Above: stocking hatchery-reared salmon fry into a Welsh stream. For many years mitigation funding was used to support salmonid hatcheries to artificially stock Welsh rivers. All hatcheries in Wales were closed in 2014 following scientific evidence that cast doubt over their effectiveness as a restoration tool. Since then, mitigation funding has been used for a variety of other measures to boost salmon and sewin stocks, such as liming work to correct acidity issues in the headwaters of the Wye.
“Mitigation” funding has been provided for fishery and river improvements in Wales for centuries.
It was usually established as a result of dam construction, mitigating for the large areas of river catchments being cut off to migrating fish such as Atlantic salmon and sewin (sea trout). In most cases, such funding was and is provided by water companies and administered by Natural Resources Wales.
In the past, mitigation funding has paid for improvements to habitat, water quality and access to the parts of a catchment not cut off by dam construction. By the late twentieth century, however, it was almost all being spent on running salmonid hatcheries for artificial stocking purposes.
Following the decision in September 2014 to end the operation of Natural Resources Wales hatcheries and stocking of salmon and sea trout, commitments were made by Natural Resources Wales for “alternative” mitigation funding to deliver equivalent or greater benefit.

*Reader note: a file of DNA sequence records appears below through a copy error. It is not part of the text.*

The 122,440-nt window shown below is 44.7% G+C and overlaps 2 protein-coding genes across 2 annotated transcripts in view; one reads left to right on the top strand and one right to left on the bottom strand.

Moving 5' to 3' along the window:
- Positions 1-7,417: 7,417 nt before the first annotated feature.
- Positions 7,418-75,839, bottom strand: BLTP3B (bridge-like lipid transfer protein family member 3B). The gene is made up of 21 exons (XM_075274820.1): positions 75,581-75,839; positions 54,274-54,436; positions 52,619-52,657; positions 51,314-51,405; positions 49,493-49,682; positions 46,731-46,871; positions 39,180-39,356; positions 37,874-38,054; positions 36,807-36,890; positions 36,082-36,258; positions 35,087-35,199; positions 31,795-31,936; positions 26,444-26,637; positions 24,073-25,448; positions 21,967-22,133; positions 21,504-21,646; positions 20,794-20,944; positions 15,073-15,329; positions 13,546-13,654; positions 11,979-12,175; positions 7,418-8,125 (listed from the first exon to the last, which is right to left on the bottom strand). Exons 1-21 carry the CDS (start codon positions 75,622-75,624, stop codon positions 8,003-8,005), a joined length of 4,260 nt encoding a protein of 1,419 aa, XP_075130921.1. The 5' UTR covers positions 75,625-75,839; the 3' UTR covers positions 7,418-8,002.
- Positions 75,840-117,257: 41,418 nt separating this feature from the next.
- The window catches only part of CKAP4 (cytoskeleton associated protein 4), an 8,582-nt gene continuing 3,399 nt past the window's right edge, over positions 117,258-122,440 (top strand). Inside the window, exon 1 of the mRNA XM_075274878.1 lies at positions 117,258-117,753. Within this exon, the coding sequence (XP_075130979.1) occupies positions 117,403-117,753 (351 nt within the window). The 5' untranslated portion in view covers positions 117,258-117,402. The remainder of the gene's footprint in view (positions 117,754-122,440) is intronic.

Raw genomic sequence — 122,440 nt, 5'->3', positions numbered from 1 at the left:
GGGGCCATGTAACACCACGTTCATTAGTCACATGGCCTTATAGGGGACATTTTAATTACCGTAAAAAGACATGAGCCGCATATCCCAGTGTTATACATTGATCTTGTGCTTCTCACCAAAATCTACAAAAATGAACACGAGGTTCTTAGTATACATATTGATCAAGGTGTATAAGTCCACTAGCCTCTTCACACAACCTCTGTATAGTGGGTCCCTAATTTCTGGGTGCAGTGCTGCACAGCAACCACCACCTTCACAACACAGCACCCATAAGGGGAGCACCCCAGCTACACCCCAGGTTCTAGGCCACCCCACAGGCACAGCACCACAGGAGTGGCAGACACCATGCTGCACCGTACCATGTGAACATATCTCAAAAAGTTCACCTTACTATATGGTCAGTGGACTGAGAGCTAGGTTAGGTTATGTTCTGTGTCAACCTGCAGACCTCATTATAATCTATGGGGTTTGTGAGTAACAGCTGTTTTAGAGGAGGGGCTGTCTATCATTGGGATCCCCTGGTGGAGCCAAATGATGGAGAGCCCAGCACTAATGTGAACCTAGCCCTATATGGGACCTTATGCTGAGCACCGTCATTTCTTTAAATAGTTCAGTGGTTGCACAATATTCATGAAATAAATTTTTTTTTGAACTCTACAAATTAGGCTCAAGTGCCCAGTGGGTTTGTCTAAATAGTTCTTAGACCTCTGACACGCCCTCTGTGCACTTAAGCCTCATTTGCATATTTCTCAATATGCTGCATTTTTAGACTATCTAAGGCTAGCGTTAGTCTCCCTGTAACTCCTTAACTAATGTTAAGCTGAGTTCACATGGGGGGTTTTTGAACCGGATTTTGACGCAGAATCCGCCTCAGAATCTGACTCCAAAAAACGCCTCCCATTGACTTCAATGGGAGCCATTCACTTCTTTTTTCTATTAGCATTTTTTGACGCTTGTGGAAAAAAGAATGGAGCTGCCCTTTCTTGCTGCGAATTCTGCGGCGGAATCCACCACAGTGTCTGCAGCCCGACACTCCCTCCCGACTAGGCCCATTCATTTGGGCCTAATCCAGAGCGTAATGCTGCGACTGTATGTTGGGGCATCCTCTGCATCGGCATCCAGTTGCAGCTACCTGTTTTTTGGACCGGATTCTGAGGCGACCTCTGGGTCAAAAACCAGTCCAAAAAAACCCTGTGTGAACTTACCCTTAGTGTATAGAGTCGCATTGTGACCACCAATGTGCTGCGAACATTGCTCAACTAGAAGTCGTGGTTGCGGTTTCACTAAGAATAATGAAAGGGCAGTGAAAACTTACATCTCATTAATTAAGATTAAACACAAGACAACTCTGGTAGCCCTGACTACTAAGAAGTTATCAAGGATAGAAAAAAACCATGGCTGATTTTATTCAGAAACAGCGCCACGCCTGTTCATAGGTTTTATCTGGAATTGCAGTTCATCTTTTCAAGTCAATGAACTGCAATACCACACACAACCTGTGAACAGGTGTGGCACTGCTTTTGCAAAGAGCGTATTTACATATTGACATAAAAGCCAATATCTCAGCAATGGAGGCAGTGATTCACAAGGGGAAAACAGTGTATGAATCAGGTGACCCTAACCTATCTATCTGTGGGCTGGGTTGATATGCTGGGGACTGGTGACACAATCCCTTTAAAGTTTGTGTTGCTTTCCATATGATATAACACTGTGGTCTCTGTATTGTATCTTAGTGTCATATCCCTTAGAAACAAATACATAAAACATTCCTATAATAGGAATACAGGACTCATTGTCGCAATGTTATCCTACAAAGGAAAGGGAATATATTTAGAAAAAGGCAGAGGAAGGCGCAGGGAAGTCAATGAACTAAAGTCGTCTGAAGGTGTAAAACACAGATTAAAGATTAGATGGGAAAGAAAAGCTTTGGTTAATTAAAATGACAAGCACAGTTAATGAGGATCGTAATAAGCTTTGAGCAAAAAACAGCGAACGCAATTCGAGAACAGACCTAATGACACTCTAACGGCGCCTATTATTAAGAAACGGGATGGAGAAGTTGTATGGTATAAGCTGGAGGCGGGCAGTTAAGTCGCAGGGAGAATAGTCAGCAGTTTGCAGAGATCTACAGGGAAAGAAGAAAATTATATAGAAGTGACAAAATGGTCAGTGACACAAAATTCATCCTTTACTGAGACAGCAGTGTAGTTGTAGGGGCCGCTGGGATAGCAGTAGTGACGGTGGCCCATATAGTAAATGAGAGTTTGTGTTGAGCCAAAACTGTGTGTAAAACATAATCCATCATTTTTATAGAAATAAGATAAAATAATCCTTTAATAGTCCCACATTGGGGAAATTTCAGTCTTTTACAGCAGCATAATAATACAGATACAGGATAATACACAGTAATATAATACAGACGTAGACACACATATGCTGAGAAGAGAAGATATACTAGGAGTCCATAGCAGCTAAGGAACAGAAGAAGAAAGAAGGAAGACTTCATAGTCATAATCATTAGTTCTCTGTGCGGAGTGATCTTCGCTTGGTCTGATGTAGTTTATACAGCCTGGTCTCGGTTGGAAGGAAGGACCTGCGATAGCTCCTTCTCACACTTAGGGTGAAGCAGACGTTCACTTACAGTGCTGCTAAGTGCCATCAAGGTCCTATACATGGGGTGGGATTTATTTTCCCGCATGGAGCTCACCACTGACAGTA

Programmes of ‘alternative mitigations’ were devised in seven Welsh rivers, to be delivered through river trusts. At first, this funding was managed by Afonydd Cymru and delivered across 5 catchments: Wye, Taff, Seiont, Mawddach and Dee. In recent years, however, the trusts have received the funding directly from Natural Resources Wales.
Mitigation funding is used to deliver project work based on, but not necessarily restricted to the following options, based on the principles of salmonid habitat restoration and improvement:
- Riparian habitat improvements to reduce adverse effect of land management, including repair / replacement of now defunct, past interventions;
- Work to restore and improve fish migration by addressing man-made barriers;
- Work to address water quality, including prevention of sediment entry to rivers and anthropogenic acidification of streams;
- Work to restore river gravels downstream of large impounding dams.